My Home Town

Here’s a fun fact: it gets hot in Mexico during the summer.  We have planned on staying aboard Galapagos the last two summers but when push comes to shove, we head north.

So to escape the hot Mexican sun for a few weeks, Melissa and I put Galapagos into a slip at Marina Real in San Carlos, Sonora  and have jumped into the proverbial frying pan that is beautiful Martin Tennessee.

I grew up in Martin and almost all of my family still lives here or in nearby Dyer. It has been eight years since I last came in for a visit.  Unfortunately Mexico has nothing on Tennessee for hot summer weather.  As an added bonus, the humidity is generally higher than the temperature.  Melissa and I were excited to be in a small town where we could walk everywhere and get some exercise.  But unless you get up at five in the morning, it’s too blessed hot and muggy to do much outside.

Our Bed and Breakfast in Martin. Fran and Dale are great hosts.

We found a beautiful home on AirBnB to stay while we are in town. Our hosts, Fran, Dale and their dog Gigi are making us feel right to home. Since Fran is a local girl, she knows everybody and is a great resource for reconnecting with the community. Although I grew up in Martin, I haven’t lived here in over forty years. It is fun talking with Fran about people and families that we both know.

My mother’s house. Like a boat, there are always projects and repairs that must be tended to. We put in some time each day to take care of the place.

Our AirBnb is just a short walk to my mother’s house. Melissa and I spend a fair bit of time making repairs and small improvements to the house and garden. Of course we spend even more time visiting with family and eating. We are enjoying all the artery clogging delights that west Tennessee has to offer; fried catfish, hushpuppies, and great barbecue pork.  I managed to sneak in some vegetables one day when I visited the farmers market and brought back garden grown green beans, tomatoes and fresh corn.

Although there is a state university here, Martin is still a  farming community.  Agriculture dominates the economy and the fields were lush this time of year.  While corn seems to be the biggest crop these days,  soybeans and cotton are still seen in many fields. The agricultural corporations are changing the area, buying up the land and storage facilities.

Soybeans are a dominant crop in this part of Tennessee and by all accounts the Soybean festival is a big deal in Martin.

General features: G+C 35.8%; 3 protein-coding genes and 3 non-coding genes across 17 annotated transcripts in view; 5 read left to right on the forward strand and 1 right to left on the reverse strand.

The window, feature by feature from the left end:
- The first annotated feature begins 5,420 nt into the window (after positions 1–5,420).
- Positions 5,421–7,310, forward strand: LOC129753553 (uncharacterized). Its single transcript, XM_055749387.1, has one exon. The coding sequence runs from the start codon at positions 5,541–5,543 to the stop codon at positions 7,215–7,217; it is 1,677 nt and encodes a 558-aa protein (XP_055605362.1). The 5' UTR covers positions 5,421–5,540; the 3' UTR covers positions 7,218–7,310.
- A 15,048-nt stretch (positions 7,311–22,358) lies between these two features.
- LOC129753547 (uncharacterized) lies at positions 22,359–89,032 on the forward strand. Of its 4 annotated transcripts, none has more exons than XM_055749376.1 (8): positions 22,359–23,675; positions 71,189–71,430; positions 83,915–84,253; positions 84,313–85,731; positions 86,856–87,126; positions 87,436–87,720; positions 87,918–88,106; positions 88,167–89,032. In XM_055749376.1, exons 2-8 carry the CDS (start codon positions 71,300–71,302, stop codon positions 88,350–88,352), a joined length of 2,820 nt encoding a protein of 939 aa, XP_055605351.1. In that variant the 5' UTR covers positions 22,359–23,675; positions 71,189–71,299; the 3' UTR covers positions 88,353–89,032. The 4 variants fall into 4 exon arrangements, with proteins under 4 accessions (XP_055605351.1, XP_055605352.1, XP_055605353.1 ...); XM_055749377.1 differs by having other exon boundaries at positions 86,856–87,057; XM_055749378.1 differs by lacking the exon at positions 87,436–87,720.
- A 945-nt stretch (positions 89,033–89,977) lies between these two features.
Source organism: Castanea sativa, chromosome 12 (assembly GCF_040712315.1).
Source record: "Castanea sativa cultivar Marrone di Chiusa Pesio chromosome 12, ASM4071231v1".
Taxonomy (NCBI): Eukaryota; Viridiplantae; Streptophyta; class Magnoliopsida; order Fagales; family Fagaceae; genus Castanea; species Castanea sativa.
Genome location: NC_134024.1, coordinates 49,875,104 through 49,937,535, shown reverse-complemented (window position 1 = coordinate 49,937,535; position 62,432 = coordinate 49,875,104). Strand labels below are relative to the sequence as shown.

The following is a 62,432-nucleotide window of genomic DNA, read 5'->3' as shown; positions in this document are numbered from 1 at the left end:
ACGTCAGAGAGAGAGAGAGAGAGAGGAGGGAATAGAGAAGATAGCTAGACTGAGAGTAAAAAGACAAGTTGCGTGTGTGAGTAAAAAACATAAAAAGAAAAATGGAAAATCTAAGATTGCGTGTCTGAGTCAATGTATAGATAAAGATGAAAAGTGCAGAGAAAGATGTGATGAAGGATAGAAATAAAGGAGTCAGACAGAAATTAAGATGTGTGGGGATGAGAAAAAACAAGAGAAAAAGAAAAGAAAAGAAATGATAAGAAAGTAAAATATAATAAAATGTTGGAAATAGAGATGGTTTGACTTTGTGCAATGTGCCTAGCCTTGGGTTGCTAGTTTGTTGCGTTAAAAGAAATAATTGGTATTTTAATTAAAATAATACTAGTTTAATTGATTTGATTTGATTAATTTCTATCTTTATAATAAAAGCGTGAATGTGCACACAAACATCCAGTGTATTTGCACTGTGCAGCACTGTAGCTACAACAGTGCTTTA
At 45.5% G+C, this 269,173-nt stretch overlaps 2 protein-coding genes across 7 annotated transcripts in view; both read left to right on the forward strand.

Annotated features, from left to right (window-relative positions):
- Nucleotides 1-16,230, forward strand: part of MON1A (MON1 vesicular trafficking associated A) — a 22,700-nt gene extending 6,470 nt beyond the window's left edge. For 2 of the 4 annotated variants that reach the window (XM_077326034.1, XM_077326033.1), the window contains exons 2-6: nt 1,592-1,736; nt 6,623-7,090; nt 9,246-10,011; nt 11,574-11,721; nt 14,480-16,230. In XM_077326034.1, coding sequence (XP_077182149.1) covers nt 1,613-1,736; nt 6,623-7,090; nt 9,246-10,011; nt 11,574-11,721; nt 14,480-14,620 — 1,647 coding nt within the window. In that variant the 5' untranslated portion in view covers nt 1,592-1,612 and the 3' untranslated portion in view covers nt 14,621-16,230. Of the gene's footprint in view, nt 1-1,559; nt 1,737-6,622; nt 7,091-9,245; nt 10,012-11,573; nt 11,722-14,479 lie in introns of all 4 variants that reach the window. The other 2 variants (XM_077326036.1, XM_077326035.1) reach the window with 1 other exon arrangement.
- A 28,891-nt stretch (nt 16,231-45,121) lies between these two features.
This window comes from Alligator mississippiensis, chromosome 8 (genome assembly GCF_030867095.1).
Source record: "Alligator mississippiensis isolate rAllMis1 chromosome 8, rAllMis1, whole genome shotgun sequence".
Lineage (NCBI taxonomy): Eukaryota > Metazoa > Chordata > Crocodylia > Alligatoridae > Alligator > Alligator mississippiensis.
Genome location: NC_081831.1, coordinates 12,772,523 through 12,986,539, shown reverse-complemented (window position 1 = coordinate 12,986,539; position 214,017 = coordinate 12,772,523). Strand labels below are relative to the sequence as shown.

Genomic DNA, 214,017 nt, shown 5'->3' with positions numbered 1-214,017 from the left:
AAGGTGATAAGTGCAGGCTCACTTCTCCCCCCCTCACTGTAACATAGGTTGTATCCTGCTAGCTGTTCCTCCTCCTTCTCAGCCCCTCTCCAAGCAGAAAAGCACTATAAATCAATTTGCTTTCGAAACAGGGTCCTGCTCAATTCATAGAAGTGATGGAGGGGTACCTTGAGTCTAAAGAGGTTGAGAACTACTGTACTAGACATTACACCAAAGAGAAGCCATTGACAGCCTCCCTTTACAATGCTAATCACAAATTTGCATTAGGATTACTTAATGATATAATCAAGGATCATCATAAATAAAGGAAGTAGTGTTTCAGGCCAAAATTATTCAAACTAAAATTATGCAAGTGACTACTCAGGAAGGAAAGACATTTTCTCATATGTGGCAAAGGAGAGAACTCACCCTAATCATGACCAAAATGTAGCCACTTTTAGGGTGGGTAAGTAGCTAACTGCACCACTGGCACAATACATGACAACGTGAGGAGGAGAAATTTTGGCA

When we aren’t busy with Honey Do’s, visiting or eating barbecue, I like to drive around the area and check out my old haunts.

My grandparent’s old farm. I spent a lot of time here. All the fields I used to roam in have been covered with houses.

A street name is the only reminder of my grandparent’s farm.

Downtown Martin. This photo was taken on a Sunday. During the week there is a little more traffic.

The Martin Library. My favorite building in town.

This is the old downtown that runs along the railroad.

Martin’s scenic grain silos and feed mill. Still an important part of this farming community.

We are enjoying our time here despite the heat. As Melissa and I enter our third year of cruising we have learned to be flexible in our plans.  Visiting exotic locales like west Tennessee is part of what keeps our sailing adventures interesting.

4 thoughts on “My Home Town

  1. That is so meaningful to visit your roots and still have your people there. It looks idyllic except hearing about the heat and humidity.

  2. For us, going back ‘home’ after so many years away is like an adventure to a new place. So much changes over time. It is like exploring a new place. We are glad you are enjoying you adventure in Tennessee. One of the most beautiful states in the USA.

    • We feel the same way. Visiting the old country feels like an anthropological expedition. I have been away from the culture for so long, it is like visiting a foreign country. We are pretty sure they don’t speak any kind of English we are familiar with. My accent has been diluted over the decades by living in the Pacific Northwest. It has been fun to hear my family’s accents again.

  3. Micheal, it is nice of you to share your hometown with us, thank you.

    I am sure you don’t remember me. I was fortunate enough to have been introduced to you by my wife, Paméla just a few days before your retirement. We meet at the Tacoma Dome station.

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